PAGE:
Direct marketing encompasses advertising measures aimed directly at individual customers and customer groups with the aim of providing a response from the target customer. Direct marketing usually only includes advertising measures in the form of physical products, but can also include further elements.
This means that print materials, advertising letters, catalogues or flyers are used, but that the advertising message can also be conveyed via email, SMS, telephone or mobile devices. However, these forms of mediation are not independent. Communication takes place directly from the company to potential customers or existing customers. No third-party provider is involved.
Direct marketing is often equated with dialogue marketing. Direct marketing is the generic term, however, and dialogue marketing, along with direct advertising and database marketing, is understood as a sub-area of direct marketing. Direct marketing refers to all measures that address the customer directly and are not mediated by third parties or independent media. An advertisement in a print magazine or an advertising banner on a website is therefore not included in direct marketing. However, the call center that belongs to the company or has been commissioned by it does.
The main objective of direct marketing is to increase response rates. Targeted addressing and precise segmentation of the target groups ensures that potential customers become active while minimizing wastage.
This activity is scalable insofar as an answer comes from the recipient of the advertising message. The difficulty of direct marketing lies in the fact that the response rates depend on the address pool the company has at its disposal. It is much easier and, above all, cheaper to motivate an existing customer to buy, than to acquire a new customer.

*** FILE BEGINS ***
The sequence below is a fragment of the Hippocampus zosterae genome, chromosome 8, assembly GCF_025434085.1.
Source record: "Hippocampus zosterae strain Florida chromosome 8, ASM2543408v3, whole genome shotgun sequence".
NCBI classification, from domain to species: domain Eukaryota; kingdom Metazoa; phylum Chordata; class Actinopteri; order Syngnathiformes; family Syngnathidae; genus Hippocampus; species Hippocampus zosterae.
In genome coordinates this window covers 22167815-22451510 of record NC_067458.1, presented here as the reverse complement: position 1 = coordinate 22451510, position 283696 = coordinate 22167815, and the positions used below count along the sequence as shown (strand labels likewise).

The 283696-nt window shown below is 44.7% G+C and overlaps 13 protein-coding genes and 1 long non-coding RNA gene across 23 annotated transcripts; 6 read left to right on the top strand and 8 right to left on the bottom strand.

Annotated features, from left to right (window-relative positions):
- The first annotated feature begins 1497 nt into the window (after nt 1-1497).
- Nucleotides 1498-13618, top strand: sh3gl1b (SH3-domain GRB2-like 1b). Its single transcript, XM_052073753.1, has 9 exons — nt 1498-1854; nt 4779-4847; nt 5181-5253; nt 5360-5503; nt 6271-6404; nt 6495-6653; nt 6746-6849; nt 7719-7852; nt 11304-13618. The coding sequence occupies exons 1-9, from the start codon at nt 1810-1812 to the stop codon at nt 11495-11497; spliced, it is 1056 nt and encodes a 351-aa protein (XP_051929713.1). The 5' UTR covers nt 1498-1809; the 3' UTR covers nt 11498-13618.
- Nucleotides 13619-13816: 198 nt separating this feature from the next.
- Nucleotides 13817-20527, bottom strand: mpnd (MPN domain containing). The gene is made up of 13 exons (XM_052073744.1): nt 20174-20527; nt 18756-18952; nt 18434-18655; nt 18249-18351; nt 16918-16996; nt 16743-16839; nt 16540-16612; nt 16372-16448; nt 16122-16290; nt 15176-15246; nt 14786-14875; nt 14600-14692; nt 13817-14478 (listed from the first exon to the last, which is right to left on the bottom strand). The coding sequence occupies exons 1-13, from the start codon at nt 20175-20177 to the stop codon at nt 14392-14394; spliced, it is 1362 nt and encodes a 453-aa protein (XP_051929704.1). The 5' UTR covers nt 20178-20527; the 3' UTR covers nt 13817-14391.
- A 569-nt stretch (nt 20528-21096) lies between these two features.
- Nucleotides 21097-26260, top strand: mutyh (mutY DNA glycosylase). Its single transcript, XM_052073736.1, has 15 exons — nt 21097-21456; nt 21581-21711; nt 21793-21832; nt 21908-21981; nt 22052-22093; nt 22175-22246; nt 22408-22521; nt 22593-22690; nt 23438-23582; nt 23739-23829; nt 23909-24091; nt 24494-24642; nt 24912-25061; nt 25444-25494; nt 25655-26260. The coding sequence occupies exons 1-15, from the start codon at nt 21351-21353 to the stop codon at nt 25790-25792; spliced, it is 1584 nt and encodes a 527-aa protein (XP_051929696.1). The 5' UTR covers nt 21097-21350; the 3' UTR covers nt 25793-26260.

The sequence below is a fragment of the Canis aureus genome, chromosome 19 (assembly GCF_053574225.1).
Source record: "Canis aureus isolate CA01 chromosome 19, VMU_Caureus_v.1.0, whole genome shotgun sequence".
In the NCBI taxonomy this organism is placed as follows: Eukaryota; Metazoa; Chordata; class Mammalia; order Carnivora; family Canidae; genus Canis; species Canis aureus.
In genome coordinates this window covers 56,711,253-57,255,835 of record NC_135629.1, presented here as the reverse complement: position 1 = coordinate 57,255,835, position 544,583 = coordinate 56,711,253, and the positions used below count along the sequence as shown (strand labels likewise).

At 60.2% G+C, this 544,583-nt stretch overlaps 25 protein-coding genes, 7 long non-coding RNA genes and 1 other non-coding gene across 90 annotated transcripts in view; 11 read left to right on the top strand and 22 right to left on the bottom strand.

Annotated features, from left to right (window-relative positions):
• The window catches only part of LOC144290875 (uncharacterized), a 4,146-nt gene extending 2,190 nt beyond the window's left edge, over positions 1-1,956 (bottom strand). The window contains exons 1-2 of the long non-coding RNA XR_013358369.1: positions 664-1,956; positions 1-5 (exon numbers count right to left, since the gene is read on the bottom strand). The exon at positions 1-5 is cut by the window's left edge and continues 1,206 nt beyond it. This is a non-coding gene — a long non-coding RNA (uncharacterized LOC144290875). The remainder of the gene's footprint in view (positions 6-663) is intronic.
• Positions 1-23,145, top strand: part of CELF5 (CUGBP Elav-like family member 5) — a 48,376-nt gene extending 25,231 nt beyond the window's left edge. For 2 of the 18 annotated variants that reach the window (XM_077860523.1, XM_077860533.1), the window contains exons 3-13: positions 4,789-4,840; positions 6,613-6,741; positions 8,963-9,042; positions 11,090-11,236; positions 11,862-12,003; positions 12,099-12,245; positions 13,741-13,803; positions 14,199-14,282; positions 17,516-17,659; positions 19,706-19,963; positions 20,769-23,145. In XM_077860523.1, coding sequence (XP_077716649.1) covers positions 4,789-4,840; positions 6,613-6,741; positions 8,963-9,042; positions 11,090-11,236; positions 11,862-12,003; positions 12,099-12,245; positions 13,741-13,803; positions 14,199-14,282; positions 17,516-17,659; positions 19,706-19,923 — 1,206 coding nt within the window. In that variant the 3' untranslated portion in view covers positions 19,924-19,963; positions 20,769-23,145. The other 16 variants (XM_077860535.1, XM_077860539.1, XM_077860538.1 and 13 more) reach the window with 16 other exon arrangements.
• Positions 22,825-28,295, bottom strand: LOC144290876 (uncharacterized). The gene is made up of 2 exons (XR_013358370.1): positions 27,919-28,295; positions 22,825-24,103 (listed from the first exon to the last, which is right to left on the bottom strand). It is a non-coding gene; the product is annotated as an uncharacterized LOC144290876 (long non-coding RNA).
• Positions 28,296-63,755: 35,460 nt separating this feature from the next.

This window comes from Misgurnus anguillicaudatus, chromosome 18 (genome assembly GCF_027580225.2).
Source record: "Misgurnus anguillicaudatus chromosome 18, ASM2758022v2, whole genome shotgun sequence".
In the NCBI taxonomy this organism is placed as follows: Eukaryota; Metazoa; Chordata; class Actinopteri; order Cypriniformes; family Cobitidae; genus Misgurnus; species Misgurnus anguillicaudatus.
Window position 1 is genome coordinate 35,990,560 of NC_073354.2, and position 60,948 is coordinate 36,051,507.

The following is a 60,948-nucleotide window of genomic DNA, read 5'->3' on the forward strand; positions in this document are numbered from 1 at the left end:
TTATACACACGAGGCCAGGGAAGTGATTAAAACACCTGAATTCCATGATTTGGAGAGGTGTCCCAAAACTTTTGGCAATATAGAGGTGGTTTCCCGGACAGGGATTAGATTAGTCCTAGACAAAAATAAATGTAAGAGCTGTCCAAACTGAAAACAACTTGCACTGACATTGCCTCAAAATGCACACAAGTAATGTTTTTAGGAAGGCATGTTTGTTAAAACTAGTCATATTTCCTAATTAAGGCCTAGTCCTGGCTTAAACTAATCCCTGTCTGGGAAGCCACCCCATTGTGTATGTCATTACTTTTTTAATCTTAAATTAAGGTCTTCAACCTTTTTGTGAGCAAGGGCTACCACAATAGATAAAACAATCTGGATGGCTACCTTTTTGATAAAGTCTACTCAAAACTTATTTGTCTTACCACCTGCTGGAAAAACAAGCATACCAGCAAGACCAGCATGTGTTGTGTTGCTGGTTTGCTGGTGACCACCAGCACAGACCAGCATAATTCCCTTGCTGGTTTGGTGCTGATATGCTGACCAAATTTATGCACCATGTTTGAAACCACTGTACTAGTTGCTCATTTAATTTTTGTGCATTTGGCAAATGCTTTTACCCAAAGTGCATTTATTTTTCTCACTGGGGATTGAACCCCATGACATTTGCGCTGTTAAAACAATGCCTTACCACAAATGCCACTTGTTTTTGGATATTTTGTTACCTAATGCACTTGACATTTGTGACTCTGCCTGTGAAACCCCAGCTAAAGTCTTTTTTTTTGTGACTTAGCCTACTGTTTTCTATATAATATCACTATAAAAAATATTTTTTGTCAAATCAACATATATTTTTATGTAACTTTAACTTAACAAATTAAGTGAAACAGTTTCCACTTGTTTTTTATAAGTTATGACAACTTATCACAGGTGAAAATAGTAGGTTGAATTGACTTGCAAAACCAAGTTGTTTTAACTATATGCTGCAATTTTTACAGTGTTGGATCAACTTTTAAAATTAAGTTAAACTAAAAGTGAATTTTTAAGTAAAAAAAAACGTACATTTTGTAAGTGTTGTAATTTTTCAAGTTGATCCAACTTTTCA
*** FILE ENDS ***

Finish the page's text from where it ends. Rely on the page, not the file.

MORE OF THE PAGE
Direct marketing measures are not always aimed at the purchase of a product. They can also be used to obtain new address data, maintain your own image, generate interest or conduct market research. Even before the question of how to communicate is answered, the question must be answered as to which goal is being communicated. Direct marketing promotions can be divided into single-stage and multi-level promotions to strategically align campaigns.
The expenditure for the different advertising measures depends of course on the budget. It is advisable to always plan direct marketing as a campaign and to be aware of the goals. For example, a campaign can consist of single-level and multi-level promotions: The former is used to generate addresses, while downstream measures are used for the sale of products.
Direct contact with customers plays an important role in online marketing, even if direct marketing does not always take place online. It creates trust when such marketing measures maintain customer contact and the customer does not have the impression that the online shop treats it as a data record. Although the data basis is a central factor in direct marketing, data protection and privacy are also central.
This means that direct marketing can only increase response rates when dealing with customers, and their data is done within the legal framework. Customer proximity and customer satisfaction should not be neglected, especially since advertising to customers is often perceived as annoying. For this reason, direct marketing should always contain individual addresses and not automated mailings.
Another aspect of direct marketing is its scalability. Each individual contact can be evaluated. Data such as CPO, TKP, Opportunity To See, reach or ROI are extremely helpful for media planning and the subsequent analysis of individual marketing campaigns.
Ideally, the sole focus should not be on winning new customers, even if this leads to growth. Existing customers should also be included in the planning of direct marketing campaigns. A middle way is certainly helpful here.